Photography tips: composition

By Bill Hatcher 6 June 2012
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Award-winnning photographer Bill Hatcher shares his tips for capturing a memorable shot using skillful composition.

Award-winning photographer Bill Hatcher has spent more than 25 years documenting adventure, science and exploration around the world. Here are his tips for capturing that memorable shot.

COMPOSITION IS OFTEN considered the foundation of a compelling photo. But skillful composition is much more than a simple knack for balancing people and objects in a camera frame. That kind of symmetry may work for trapeze, but in photography it often results in boring repetitiveness or centring of people and objects. So what are the definitive ingredients for a well-composed photo?
I guess if we knew that there would be no truth to Bresson’s quote that “Your first 10,000 photos are your worst”. But you will find some things that do repeat themselves in a good composition. These formulas have the prosaic name of Rules of Composition. There are many rules, but I have some favourites.

Rules of compostion of photos

In capturing this climbing shot, above, my greatest challenge was to successfully blend two powerful subjects: the dramatic landscape of the Grand Canyon and the climber. I began by composing my background landscape into a pleasing scene. The distant Colorado River empties out the corner of the frame and I emphasised the canyon by using the dark silhouetted roof as a framing device. Next, I composed the climber in this scene by positioning him in the frame using the rule of thirds. Then, I moved my position until I was level with the roof; this allowed just an edge of skyline and the silhouetted ropes to lead to the climber. The curving ropes arching across the landscape to the climber act to connect these two powerful elements and complete the narrative of the photo. Moving to the side of the climber I also created eye-pleasing diagonals and triangle shapes. The perfect moment came when the climber stretched his body to look out from under the roof and light illuminated his face. Click, that’s the photo.

Rule of thirds is perhaps the best known rule of composition. Generally, if objects, like the sun, or horizons are centered in your photo it creates a static composition, so unless that is your intention, use thirds. Imagine dividing your photo frame vertically and horizontally into thirds with invisible lines. Place the main objects in your photo where these lines cross. This imbalance makes for a more dynamic composition.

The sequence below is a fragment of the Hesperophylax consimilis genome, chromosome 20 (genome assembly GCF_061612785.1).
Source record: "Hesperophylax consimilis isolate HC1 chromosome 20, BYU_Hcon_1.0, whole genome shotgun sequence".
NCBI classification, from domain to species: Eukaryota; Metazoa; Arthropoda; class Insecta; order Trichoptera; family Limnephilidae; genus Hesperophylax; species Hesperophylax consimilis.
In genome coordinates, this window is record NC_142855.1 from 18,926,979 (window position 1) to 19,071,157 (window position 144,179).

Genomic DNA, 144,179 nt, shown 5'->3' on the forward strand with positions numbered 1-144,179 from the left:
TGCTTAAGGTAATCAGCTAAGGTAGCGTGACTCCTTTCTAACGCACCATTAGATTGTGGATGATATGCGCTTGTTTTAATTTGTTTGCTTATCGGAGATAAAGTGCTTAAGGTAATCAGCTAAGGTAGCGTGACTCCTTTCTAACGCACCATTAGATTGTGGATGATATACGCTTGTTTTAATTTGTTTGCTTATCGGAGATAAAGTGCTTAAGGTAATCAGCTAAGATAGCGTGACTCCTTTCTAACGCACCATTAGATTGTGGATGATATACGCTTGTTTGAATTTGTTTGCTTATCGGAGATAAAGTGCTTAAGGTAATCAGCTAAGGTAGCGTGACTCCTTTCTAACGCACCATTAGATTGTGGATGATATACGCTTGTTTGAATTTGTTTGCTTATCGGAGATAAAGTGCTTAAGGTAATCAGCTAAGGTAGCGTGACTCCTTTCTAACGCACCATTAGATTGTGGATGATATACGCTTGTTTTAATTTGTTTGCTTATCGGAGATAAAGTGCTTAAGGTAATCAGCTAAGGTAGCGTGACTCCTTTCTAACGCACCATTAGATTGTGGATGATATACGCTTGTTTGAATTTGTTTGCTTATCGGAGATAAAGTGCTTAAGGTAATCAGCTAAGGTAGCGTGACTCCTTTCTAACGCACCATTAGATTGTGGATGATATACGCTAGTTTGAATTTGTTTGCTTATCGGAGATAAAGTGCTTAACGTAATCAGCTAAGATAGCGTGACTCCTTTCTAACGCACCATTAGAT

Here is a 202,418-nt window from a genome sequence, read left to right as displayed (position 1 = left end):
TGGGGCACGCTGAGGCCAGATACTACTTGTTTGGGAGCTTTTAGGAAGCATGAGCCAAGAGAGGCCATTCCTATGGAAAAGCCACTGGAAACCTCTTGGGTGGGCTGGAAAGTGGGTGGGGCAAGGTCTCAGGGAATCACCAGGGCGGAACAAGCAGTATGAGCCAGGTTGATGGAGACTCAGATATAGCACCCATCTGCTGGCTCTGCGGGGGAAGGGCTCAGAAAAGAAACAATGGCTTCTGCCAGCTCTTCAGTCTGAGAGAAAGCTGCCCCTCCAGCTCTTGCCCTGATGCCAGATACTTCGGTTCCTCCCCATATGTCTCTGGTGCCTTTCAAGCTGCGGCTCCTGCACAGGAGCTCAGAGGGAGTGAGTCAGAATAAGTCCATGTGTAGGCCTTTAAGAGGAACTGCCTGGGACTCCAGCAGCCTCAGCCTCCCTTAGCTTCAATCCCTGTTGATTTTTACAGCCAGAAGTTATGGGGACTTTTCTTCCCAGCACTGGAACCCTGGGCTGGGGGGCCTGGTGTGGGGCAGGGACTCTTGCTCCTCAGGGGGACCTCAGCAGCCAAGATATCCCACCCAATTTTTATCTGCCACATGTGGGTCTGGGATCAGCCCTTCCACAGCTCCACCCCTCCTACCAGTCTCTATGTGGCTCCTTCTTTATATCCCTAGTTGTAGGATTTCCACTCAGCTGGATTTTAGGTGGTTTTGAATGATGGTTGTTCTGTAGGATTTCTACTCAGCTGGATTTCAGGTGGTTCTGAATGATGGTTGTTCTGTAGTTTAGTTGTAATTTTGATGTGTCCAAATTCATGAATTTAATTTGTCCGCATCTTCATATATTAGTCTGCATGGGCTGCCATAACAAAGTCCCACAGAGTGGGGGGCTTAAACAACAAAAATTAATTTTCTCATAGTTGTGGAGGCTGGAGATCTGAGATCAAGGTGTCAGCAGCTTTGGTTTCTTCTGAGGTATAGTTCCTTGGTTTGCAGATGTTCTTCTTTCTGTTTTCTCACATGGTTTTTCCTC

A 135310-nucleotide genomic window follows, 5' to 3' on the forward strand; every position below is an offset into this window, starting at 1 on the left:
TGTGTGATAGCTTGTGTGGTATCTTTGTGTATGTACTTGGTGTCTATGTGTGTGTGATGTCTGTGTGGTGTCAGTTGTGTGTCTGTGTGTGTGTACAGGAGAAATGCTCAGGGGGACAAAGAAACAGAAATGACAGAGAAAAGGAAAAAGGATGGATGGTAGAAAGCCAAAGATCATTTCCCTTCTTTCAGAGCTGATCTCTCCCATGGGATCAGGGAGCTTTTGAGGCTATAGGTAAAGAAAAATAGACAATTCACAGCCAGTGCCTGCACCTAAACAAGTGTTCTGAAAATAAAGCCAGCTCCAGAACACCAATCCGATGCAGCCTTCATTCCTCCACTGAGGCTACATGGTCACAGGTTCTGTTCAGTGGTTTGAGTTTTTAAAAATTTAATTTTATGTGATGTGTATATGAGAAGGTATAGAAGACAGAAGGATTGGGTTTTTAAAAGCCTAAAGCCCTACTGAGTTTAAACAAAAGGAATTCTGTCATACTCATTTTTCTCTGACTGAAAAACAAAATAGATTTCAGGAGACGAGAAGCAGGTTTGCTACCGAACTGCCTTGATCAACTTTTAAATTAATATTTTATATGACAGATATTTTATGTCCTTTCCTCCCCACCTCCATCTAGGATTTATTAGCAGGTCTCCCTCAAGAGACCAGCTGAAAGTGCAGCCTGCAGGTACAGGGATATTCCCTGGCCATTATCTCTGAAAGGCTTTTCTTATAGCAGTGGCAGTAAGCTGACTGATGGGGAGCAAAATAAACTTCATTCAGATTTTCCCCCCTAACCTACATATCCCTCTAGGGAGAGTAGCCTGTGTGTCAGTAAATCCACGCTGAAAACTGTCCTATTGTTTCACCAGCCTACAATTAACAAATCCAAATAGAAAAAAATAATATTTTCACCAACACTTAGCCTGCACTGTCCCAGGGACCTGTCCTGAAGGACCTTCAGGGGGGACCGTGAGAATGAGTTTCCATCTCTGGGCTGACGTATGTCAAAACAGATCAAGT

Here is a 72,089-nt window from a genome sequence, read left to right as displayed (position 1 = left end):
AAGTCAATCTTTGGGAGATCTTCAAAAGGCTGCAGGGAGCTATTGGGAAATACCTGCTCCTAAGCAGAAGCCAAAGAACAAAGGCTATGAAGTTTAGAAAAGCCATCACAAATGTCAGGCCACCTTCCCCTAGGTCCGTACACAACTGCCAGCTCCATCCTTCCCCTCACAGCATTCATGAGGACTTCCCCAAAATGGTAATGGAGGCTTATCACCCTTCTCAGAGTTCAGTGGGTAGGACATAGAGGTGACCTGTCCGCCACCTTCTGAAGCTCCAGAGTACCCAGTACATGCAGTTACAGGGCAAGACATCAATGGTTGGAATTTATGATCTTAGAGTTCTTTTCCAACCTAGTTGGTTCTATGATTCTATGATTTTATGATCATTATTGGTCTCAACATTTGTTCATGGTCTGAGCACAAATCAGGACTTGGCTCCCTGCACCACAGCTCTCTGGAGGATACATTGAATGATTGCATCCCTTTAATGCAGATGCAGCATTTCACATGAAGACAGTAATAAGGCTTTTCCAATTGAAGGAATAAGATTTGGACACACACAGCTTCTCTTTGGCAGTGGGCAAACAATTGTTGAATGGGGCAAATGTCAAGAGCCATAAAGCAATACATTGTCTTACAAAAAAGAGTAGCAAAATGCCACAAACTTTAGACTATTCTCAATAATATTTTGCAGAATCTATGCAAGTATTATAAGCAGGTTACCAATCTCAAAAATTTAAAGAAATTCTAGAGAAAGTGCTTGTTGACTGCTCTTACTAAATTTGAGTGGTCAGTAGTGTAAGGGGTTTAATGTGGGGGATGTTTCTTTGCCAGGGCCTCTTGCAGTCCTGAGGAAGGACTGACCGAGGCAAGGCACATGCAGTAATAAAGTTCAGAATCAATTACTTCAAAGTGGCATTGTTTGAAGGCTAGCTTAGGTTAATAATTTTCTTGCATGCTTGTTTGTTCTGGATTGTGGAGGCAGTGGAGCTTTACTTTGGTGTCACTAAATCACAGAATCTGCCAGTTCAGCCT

Triangles and angles are more pleasing to the eye than squares. When shooting landscapes or people look for natural triangle patterns and repeating diagonal lines. A straight-on photo of a rock cliff or coastline does not have interesting triangles and diagonal lines; move to the side of the subject to create this.
Natural window frames are a powerful way to bring attention to a particular object in a photo. Try shooting through the opening of a carabiner or loop of rope for a portrait of a rockclimber, use a cave opening to capture a hiker or shoot through a bike frame to capture an approaching cyclist.

Silhouettes add a dramatic emphasis to a person or object in your composition. This is especially true if the object is very small or you are shooting at midday when the sunlight is bright and uninteresting.
Leading lines are a way to draw the viewer’s eye to different areas of the photo to tie together its elements. A leading line could be a river, a track or a ray of sunlight.

Composing an action photo

Action into the frame is best composed so that the subject has the largest space for their movement. For example, a runner or cyclist comes in from the lower left and has room to move up and right. This makes their movement less crowded entering into the composition.
Directing rivers or tracks out of the corners of the frame is more pleasing to the eye than having them flow off the sides of the photo. This is related to the diagonal rule, from above.
Curves and meanders are more appealing than straight lines. Look for this when shooting paths, streams and ropes. These can be straight, but appear more interesting and mysterious when curved.
Memorising these rules is not an ironclad guarantee of a great shot, but they may help clarify why some compositions are more effective than others. Also, don’t let rules blind you to making creative compositions. Landscape photographer Ansel Adams once said, “The so-called rules of photographic composition are, in my opinion, invalid, irrelevant and immaterial”. But of course as a master of composition he understood those rules and knew when to apply them successfully.